- Thinly sliced scallions, chopped cilantro, toasted sesame seeds, and chopped roasted peanuts, for garnish
- In a small bowl, whisk together all ingredients from the rice vinegar to the chili-garlic sauce. Taste and adjust dressing for desired level of sweetness/spiciness.
- Prepare the noodles according to the package instructions. Rinse under cold water to cool them down completely. Transfer noodles to a large bowl and toss with the dressing. Top with desired garnishes. Served chilled.
More delicious potluck recipes:
Both my husband and I are food nerds in our own ways. I’m into baking and he’s into meat. (For the past year he’s been curing his own bacon and once you’ve had that, there’s no going back.) The ultimate dream is to collaborate on some from-scratch charcuterie boards — he’ll provide the sausages and cheeses and I’ll do the breads/crackers/dips. We’ll get there eventually. But in the meantime, these tasty little sausage rolls are a team effort that will be showing up on our appetizer tables for the years to come — he made the sausage, and I wrapped them in pastry.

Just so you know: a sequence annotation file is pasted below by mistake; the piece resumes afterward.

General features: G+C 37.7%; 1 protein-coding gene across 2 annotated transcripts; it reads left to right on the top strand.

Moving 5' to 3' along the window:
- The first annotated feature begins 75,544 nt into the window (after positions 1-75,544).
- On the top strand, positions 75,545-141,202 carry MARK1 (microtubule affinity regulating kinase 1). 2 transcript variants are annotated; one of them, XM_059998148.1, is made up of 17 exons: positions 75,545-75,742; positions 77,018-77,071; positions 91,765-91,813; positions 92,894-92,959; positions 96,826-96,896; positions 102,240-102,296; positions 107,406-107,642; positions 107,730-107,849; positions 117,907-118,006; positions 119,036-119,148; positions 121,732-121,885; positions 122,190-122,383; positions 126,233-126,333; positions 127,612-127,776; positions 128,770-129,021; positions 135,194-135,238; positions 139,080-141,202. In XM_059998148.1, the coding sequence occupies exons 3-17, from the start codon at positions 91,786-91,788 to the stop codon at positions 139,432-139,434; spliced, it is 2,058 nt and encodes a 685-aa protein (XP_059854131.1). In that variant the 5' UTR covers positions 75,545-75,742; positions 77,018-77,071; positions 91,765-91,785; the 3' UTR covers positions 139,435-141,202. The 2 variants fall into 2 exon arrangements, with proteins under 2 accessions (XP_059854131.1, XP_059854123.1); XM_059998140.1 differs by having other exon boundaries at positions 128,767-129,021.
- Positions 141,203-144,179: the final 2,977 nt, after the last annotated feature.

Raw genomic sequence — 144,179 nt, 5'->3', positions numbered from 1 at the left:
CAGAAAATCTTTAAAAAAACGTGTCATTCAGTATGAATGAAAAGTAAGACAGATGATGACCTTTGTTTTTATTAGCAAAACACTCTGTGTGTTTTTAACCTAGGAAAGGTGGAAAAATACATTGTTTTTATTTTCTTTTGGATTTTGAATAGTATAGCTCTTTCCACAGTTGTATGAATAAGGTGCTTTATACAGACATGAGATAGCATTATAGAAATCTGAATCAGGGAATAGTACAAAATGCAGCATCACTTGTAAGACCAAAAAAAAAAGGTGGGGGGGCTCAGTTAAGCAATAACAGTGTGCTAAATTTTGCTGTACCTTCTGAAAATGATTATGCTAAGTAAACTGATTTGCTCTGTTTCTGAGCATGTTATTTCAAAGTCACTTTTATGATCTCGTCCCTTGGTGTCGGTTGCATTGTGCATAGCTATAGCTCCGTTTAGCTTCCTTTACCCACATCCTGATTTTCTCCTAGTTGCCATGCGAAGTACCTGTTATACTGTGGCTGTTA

I’ve made sausage rolls in the past using store bought puff pastry and that works perfectly well. But lately I’ve been into making my own rough puff. I use this pastry recipe for the base and simply add 2-4 turns to the process, resting the pastry in the fridge as needed (for me this is typically for 10 minutes after the initial mixing and after the first two turns). For or this savory application, I reduce the sugar to 1 teaspoon.
Also, the filling is very adaptable — skip the apple if you want and add in some sauteed onion and garlic; and feel free to play with the spices. You can also use regular ground pork, seasoned to taste — in this case I would add a few tablespoons of breadcrumbs and an egg to help bind the mixture together.
Pork and Apple Sausage Rolls
Makes 24 two-bite rolls or 40-48 one-bite canapes